The December issue of Physics Today prints an open letter sent in September by 63 "under 40" fusion and plasma science researchers to the Department of Energy, requesting that the fusion budget not "weaken" the world-class program in the U.S.
Describing themselves as having "committed themselves to careers in plasma and fusion science," the younger scientists explain that a "vibrant domestic program must be maintained and nurtured, so that today's graduate students and postdocs can become experienced scientists and leaders 15 years from now," when the ITER international fusion experiment becomes operational. "Instead, the Administration's FY13 budget redirects 1/6 of the FY12 domestic spending to the ITER project. If this trend continues," they state, "within the next two years, hundreds of scientists and engineers at some of the premier U.S. institutions will be laid off." (The cuts in the domestic program, in order to meet the U.S.'s international commitment to fund ITER, the Department has recommended, would, for example, shut down the tokamak program at MIT.)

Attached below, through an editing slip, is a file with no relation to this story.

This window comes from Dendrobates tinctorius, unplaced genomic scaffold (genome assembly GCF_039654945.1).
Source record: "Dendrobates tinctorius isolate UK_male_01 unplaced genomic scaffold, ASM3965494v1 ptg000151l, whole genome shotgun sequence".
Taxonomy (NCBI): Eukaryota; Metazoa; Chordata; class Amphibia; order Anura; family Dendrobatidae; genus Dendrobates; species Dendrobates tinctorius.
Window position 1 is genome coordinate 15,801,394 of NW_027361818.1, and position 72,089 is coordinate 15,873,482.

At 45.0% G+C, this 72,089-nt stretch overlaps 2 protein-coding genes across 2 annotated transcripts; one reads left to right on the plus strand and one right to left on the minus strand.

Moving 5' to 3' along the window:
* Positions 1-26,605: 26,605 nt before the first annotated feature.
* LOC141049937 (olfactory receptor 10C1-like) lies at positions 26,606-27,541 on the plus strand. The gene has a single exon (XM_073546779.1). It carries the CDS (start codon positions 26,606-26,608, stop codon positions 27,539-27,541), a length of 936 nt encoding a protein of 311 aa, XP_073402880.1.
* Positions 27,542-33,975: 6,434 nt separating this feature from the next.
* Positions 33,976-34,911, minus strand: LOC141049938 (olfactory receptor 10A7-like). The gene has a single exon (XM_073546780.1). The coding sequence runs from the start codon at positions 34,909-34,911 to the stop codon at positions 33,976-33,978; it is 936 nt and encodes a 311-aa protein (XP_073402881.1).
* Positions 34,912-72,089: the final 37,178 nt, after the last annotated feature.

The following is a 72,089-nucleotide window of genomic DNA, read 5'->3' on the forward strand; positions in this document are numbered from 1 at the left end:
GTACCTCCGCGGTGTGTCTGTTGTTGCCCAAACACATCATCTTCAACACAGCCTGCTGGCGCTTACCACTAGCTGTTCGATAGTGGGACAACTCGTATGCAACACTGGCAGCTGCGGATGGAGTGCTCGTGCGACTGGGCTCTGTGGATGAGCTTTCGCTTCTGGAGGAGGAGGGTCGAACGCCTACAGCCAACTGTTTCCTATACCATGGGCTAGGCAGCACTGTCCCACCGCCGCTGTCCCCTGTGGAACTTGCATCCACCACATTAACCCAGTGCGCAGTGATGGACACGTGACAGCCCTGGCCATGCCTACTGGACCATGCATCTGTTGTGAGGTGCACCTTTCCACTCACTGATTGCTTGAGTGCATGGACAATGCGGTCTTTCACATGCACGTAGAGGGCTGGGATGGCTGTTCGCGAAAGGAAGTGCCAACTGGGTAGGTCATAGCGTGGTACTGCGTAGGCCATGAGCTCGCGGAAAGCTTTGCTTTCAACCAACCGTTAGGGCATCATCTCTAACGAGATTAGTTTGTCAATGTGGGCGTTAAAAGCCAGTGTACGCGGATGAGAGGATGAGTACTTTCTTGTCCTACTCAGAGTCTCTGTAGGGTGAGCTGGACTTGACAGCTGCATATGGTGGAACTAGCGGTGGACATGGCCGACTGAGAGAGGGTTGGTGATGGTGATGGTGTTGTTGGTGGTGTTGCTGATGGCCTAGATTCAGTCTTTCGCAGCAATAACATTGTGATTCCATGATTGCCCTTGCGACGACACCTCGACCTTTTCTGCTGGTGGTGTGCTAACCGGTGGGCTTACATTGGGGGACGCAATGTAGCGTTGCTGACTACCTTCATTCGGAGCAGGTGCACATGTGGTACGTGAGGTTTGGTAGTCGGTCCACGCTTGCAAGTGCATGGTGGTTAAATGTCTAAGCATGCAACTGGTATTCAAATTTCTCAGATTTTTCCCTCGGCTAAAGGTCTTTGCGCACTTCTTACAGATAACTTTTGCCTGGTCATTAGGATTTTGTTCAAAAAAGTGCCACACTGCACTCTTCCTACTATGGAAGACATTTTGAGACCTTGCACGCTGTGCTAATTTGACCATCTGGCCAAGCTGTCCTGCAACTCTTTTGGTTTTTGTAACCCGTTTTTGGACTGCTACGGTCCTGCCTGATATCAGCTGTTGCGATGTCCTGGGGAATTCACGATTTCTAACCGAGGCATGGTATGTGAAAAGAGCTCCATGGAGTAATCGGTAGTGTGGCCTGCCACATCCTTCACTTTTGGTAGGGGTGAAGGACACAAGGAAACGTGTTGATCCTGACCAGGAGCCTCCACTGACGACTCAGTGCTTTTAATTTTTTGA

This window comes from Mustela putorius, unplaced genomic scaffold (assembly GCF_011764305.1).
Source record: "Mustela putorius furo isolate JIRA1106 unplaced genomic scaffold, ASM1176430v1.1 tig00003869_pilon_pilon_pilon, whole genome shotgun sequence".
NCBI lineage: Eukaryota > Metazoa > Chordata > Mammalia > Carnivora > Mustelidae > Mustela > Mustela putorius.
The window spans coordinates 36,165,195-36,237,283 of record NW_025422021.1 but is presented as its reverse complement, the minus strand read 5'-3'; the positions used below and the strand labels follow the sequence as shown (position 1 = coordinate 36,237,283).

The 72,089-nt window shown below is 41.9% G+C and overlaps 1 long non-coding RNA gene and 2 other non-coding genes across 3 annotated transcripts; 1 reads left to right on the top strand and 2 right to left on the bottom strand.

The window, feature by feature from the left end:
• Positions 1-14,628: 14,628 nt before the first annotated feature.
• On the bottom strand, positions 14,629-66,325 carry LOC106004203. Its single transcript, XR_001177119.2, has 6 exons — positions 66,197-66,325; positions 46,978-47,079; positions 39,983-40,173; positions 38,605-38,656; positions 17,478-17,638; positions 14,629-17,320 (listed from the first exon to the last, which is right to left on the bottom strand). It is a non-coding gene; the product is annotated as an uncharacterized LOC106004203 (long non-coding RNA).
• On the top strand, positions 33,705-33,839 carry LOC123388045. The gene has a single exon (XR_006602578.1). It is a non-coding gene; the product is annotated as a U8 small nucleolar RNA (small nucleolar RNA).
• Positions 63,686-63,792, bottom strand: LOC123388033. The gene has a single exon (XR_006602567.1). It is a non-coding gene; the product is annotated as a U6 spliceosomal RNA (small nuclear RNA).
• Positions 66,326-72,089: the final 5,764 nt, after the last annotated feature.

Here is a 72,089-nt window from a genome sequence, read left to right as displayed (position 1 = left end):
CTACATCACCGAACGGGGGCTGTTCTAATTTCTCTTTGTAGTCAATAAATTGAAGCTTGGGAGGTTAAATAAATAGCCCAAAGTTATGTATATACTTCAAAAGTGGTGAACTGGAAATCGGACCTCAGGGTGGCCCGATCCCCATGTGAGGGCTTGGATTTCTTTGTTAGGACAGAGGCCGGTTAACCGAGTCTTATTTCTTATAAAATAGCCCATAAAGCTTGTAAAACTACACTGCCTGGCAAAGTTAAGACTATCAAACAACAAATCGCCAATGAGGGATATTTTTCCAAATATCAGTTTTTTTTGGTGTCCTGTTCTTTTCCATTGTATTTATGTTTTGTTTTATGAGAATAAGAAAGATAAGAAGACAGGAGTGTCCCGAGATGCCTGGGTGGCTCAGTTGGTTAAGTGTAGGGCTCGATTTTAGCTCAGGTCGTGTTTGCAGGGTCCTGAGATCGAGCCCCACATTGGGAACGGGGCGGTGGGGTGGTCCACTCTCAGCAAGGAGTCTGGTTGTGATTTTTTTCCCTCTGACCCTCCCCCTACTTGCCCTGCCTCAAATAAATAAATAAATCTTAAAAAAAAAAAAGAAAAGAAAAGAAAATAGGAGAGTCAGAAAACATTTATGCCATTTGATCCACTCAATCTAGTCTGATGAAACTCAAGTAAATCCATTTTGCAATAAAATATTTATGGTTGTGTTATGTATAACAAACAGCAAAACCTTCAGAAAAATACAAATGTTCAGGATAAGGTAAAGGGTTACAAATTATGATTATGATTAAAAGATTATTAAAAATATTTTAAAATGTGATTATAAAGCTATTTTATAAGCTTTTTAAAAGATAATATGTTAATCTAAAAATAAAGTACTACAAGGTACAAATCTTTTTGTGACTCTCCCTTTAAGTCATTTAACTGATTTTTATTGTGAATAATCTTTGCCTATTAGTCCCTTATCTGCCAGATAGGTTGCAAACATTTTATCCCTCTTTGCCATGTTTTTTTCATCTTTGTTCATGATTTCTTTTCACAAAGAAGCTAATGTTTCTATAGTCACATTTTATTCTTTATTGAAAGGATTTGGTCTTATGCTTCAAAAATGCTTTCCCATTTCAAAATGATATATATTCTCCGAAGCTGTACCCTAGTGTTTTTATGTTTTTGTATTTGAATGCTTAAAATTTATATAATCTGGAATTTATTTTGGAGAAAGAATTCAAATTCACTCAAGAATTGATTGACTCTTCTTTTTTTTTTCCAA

It is not only fusion energy research that is at risk here, they point out. Under the broad plasma and fusion program, the letter explains, "we study supernovae explosions, solar coronal mass ejections, galaxy clusters, wake-field accelerators, the basic complexity of dynamic systems, and many other natural and man-made plasma phenomena."
The letter invites others to add their names to the letter, "regardless of their age and professional status." As of November 30th, dozens more scientists have done so.